Scripture always gives two options for dealing with sins: 1) Love covers over a multitude of sins. In otherwords, you ignore it. It doesn't bother you. 2) The second option is that love confronts sins and seeks to see them biblically resolved. But those are the only two options. These people were doing neither. Rather than going to the people involved and then going to the elders in a public way if necessary, they were murmuring or complaining in private amongst themselves; getting each other bitter.
Have you ever had that happen to you? Someone can come to you to complain about the sin of another person, and it might be a legitimate complaint. But that doesn't mean they should be sharing it with you. The process of dealing with sin is just as important as sin itself – otherwise you have two sins.
We as Christians need to guard against both of the sins manifested in this chapter because both can be destructive to the church. Remember that Jesus said in Matthew 18 that the elders are not the first line of defense when sin arises in the church. You the people are the first line of defense. And this is true whether the sin was against you, or whether you were the one who sinned against someone else. Matthew 5 brings up a situation where you sinned against someone else. And in that chapter He says that you need to quickly go to that person so that the two of you can deal with it alone. Matthew 18 deals with a situation where someone else has sinned against you. But the process is the same: What does Christ say? Does He tell us to bring it up to our friends as a prayer request? Or to gripe about your brother behind his back? No. Jesus said, "if your brother sins against you, go and tell him his fault between you and him alone." "If he hears you, you have gained your bother." But you know what? You don't gain your brother if he finds out that you have been gossiping and complaining about him behind his back. And that is exactly what this word complaint or murmuring indicates.
Now I hope you have been noticing Satan's tactics in this book. He's a very clever enemy. He tries to hit us up from every angle. Satan initially tried to undermine the church through personal insecurity (chapter 3). The apostles were unlettered nobodies who could have easily been intimidated by the intellectuals. But they dealt with the insecurity in a godly way, and Satan had to flee. Well, when that strategy didn't work, Satan tried to undermine the work of the church through physical intimidation (chapter 4), then through the sins of lying, pride and stealing (chapter 5). Then when that didn't work, through physical persecution in chapter 5, then through legislation. Satan never gives up. Here he tries again to get at the church from the inside.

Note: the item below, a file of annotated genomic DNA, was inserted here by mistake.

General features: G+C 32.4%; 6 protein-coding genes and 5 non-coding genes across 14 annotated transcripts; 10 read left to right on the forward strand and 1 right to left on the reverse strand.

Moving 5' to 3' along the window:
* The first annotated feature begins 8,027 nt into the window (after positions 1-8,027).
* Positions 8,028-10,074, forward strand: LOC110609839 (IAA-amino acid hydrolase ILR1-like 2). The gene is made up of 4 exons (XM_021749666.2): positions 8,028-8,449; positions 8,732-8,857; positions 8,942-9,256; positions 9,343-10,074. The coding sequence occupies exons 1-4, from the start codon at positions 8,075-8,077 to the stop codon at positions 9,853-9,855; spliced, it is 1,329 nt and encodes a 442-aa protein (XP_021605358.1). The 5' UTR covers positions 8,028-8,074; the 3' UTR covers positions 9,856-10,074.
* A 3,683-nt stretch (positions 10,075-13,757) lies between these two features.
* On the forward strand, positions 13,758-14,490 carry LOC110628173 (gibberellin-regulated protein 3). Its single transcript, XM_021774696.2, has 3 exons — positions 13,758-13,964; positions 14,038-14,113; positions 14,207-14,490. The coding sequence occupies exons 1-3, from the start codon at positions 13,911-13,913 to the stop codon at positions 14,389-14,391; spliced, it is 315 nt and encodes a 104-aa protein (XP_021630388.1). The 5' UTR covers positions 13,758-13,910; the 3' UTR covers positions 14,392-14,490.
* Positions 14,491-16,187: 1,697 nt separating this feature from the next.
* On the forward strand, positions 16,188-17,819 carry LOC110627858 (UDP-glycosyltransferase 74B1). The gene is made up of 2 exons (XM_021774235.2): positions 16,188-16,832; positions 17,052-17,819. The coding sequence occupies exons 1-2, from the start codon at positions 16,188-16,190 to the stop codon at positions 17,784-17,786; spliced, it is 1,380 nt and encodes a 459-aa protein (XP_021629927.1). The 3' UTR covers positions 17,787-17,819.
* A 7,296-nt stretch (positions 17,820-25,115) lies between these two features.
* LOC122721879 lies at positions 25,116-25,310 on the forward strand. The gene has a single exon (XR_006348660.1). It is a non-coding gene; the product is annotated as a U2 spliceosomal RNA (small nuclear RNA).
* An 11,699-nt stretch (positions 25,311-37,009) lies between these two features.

The Danger Of Such Sin
Now you may not think of racism or murmuring as being that serious, but God judged people for both. Miriam, Moses' sister was struck with leprosy for her comments about Moses' Ethiopian wife. Israel was judged numerous times for murmuring. Using the same word, Paul warns us, "Let us not murmur, as some of them also murmured, and were destroyed by the destroyer." (1 Cor. 10:10). So, in dealing with the sin of prejudice, let's not forget about the sin of murmuring. If you have things that are bothering you and you do not believe that you can in love cover them over and ignore them, then seek to resolve the problem by going to the ones involved. In a sense the elders were responsible for this problem because they had gotten themselves so busy that things were not getting done efficiently. Another way of saying it was that they were flying so fast that they lost sight of both sins and were in danger of having the plane shot down by its own bullets.
Thankfully, when the murmuring and the sin of prejudice came to their attention they tried to remedy the problem. We as elders want to be open and receptive to problems that we might be blind to, but which are bothering you. Rather than ignoring destructive behavior, lovingly deal with it. Rather than complaining to each other about sinful behavior, lovingly confront it. We'll be a stronger church if we do so.
The Proposed Solution (vv. 2-4)
What the Solution Was Not
Not Making A Contrast Between Spiritual And Secular
Let's look at the solution very briefly. Verse 2 says, "Then the twelve summoned the multitude of the disciples…" It's easy to focus on the apostles and the new deacons who would be elected, but I want you to notice that the elders did not act unilaterally. The solution came from the body – from the congregation. It is very easy to assume that when there are needs, that the pastor or elders will provide the solutions to those needs. But the session here would like you to realize that many of the solutions come from the body itself. In this case, it is choosing leadership, but it is important to remember the active role that members played in all the work of the church. These deacons were not going to do the work of mercy ministries. They would head up and organize the work. But the regular church members were already active and would continue to be active. And in the New Testament you find men and women engaged in various types of mercy ministries.
Verse 2 goes on to say, "It is not desirable that we should leave the word of God and serve tables." This was not meant to demean the work of mercy ministries. Rather, it was to enable the apostles to engage in what they were most gifted at. There was specialization and division of labor. This needs to occur in our church as well as the church grows and the ministry burdens grow.